It is easy to keep track of what tile of a tilemap tiny game objects are in. What is not as straight forward is how to sort larger objects objects into a tilemap such that each tile that contains part of them has a reference to the object – especially when the objects are moving and the tilemap has to be kept up to date.
While Tilemaps are a great way of storing level data for a variety of games, we can use them for much more than storing level geometry.
We can use tilemaps as an accelerating data structure for many other systems like physics and AI, by keeping track of what objects are contained within each tile of the tilemap.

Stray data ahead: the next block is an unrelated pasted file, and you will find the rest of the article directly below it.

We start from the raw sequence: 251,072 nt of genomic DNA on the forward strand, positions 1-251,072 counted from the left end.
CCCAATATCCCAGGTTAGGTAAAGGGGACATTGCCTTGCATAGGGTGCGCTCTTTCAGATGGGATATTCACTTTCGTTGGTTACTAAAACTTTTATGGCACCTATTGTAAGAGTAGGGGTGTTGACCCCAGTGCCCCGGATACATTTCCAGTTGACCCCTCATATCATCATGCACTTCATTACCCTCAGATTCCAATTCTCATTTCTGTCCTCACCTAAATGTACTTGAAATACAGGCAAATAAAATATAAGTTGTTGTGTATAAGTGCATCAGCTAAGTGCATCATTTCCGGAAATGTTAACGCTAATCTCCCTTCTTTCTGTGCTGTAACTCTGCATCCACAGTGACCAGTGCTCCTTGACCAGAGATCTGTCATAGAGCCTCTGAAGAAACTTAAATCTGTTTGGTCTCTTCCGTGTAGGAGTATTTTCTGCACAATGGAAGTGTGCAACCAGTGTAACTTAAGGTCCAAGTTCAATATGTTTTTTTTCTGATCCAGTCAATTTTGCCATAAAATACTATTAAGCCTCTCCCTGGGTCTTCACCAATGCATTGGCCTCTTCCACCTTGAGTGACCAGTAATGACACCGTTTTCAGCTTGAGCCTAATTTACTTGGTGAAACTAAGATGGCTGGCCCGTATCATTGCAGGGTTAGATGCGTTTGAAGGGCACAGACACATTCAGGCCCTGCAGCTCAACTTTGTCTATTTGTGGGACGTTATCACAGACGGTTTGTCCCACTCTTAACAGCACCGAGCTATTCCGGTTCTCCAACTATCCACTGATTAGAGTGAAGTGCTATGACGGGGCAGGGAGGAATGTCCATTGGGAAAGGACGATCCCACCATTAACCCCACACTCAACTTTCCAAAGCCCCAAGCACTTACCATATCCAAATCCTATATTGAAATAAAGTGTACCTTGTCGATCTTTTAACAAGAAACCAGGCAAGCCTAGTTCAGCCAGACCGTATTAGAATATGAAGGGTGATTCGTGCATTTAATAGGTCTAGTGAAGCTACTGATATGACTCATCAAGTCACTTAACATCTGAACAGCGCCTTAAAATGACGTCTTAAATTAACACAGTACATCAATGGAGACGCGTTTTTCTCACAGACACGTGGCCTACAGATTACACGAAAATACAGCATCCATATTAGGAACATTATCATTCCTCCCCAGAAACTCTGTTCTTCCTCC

Not every game that uses tilemaps has the game’s coordinate systems correspond exactly to the tiles. We can write a wrapper class around our tilemap to convert between tiles and world coordinates.
Tilemaps can be a great way to keep track of our game world. While a simple array of tile data at their core, they can be much more than that. Today I will look into the concept of directions in a tilemap, how we can perform local steps between tiles easily, and what more we can do once we are that far.
Reusability and modularity is an important aspect of software design, as it can speed up development of future projects significantly. This also holds in game development, as we will show with the example of a generic tilemap class we are going to implement here.